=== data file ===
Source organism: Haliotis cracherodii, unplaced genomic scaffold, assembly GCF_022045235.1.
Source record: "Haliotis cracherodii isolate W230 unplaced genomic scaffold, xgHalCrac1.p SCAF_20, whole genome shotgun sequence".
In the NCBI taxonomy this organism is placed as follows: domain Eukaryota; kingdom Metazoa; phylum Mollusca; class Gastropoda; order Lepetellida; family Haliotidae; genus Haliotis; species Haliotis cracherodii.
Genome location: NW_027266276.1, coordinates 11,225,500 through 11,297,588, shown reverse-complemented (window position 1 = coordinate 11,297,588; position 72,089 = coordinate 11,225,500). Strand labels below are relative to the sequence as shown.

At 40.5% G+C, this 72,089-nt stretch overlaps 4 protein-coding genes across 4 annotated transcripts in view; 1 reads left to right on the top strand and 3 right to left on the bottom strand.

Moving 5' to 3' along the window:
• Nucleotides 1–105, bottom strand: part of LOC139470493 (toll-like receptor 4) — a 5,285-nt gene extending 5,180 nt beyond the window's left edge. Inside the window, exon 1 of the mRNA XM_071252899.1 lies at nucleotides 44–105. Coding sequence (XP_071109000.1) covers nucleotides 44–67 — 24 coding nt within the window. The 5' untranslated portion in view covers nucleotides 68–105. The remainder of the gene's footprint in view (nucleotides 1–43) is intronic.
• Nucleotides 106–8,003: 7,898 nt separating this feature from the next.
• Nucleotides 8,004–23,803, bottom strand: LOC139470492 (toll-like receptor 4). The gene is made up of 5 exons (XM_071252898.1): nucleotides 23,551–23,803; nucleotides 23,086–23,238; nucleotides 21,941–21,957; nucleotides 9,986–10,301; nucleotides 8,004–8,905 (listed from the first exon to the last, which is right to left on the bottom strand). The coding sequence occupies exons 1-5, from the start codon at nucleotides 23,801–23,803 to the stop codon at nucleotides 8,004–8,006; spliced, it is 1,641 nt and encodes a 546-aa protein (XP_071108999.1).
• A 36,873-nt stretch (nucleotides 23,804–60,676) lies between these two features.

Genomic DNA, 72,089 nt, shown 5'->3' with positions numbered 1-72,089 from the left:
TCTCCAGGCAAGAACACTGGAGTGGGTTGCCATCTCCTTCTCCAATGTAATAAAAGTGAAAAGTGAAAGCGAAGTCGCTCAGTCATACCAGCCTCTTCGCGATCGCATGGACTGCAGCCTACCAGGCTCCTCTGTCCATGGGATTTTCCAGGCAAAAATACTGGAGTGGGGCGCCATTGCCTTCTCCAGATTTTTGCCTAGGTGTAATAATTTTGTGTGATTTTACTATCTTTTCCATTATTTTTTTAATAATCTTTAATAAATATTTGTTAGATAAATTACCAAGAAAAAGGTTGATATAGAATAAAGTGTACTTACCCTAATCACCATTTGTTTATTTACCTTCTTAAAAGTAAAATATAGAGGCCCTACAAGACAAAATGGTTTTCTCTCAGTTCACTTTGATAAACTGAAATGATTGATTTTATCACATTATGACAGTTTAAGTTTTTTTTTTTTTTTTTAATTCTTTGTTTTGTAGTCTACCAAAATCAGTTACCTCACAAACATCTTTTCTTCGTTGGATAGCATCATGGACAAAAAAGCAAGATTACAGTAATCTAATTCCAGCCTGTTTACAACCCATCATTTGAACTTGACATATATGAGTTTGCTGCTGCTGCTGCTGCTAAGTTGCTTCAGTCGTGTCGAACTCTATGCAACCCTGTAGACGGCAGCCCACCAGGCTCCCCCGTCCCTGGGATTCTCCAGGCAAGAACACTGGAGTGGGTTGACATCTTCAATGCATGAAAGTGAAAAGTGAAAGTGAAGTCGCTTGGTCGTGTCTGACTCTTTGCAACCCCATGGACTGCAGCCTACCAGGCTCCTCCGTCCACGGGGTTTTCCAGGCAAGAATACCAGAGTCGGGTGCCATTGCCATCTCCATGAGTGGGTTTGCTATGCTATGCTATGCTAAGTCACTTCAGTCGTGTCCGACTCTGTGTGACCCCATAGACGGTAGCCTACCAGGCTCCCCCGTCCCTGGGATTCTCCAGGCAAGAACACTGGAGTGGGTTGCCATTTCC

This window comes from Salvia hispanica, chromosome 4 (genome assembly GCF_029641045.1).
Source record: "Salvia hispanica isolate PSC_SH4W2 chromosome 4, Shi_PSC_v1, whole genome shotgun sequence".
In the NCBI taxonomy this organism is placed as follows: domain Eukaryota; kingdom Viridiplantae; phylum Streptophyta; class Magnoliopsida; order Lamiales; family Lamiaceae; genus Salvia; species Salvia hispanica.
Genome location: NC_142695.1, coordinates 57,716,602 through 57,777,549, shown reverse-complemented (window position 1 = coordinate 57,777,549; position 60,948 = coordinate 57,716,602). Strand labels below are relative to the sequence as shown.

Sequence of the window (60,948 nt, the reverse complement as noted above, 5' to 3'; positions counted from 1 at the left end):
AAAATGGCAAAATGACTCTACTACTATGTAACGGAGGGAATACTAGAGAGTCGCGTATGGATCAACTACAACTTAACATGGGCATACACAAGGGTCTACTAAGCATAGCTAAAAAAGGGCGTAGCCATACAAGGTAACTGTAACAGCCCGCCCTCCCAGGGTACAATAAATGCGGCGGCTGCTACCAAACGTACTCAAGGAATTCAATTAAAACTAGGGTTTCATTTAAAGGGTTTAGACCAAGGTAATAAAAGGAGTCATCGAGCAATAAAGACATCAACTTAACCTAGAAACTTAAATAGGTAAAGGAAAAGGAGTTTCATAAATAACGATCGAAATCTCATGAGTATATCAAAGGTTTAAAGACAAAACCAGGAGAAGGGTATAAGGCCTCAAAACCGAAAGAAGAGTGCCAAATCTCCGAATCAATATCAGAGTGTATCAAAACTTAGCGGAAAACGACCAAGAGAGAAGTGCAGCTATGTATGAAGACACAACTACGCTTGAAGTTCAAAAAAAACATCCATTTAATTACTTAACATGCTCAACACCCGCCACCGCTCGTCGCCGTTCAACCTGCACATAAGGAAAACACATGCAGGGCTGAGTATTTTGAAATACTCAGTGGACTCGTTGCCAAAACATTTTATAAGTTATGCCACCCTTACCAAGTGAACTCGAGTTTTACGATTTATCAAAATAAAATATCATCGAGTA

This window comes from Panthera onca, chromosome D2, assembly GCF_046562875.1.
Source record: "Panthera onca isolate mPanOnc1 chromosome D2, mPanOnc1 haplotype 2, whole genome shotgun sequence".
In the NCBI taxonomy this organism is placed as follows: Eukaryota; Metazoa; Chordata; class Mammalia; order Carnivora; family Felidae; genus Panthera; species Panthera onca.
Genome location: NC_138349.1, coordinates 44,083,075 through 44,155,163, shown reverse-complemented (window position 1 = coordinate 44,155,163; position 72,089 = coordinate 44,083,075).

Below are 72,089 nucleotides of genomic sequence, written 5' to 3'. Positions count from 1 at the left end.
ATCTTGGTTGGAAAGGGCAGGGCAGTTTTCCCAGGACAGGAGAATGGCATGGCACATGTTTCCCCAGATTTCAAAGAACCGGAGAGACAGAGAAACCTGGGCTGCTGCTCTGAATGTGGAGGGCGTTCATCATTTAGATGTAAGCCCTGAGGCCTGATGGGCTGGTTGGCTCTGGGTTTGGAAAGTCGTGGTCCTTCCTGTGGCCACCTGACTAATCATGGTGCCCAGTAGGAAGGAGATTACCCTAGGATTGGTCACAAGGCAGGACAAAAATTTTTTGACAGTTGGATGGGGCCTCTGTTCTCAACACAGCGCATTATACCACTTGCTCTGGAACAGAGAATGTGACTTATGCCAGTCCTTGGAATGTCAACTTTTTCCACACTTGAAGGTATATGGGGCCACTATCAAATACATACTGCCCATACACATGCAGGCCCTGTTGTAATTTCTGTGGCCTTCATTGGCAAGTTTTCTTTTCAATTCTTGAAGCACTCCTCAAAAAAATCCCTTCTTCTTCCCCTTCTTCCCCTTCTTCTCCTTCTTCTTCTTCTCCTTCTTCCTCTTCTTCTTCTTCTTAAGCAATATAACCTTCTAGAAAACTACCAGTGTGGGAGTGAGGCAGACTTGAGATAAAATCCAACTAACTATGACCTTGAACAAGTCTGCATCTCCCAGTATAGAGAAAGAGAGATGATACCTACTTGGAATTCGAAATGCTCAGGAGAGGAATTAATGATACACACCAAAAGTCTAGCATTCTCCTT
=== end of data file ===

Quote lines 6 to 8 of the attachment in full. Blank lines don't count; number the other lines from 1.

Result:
Moving 5' to 3' along the window:
• Nucleotides 1–105, bottom strand: part of LOC139470493 (toll-like receptor 4) — a 5,285-nt gene extending 5,180 nt beyond the window's left edge. Inside the window, exon 1 of the mRNA XM_071252899.1 lies at nucleotides 44–105. Coding sequence (XP_071109000.1) covers nucleotides 44–67 — 24 coding nt within the window. The 5' untranslated portion in view covers nucleotides 68–105. The remainder of the gene's footprint in view (nucleotides 1–43) is intronic.
• Nucleotides 106–8,003: 7,898 nt separating this feature from the next.